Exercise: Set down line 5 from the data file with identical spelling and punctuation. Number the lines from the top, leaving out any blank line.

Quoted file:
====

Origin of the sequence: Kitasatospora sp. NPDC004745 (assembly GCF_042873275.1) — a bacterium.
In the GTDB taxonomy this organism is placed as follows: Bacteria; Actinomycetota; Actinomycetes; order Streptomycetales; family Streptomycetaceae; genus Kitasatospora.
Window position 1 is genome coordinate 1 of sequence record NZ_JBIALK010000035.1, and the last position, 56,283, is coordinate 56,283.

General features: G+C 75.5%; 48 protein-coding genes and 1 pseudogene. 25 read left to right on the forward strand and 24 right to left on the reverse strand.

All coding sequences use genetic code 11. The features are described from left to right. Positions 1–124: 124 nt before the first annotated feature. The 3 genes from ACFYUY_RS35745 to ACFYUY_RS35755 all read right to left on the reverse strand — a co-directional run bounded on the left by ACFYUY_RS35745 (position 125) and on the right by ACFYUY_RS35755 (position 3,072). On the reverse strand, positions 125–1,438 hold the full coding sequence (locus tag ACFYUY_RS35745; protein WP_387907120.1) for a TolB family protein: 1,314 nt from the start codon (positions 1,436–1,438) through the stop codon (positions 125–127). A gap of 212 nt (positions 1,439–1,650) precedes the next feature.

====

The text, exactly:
All coding sequences use genetic code 11. The features are described from left to right. Positions 1–124: 124 nt before the first annotated feature. The 3 genes from ACFYUY_RS35745 to ACFYUY_RS35755 all read right to left on the reverse strand — a co-directional run bounded on the left by ACFYUY_RS35745 (position 125) and on the right by ACFYUY_RS35755 (position 3,072). On the reverse strand, positions 125–1,438 hold the full coding sequence (locus tag ACFYUY_RS35745; protein WP_387907120.1) for a TolB family protein: 1,314 nt from the start codon (positions 1,436–1,438) through the stop codon (positions 125–127). A gap of 212 nt (positions 1,439–1,650) precedes the next feature.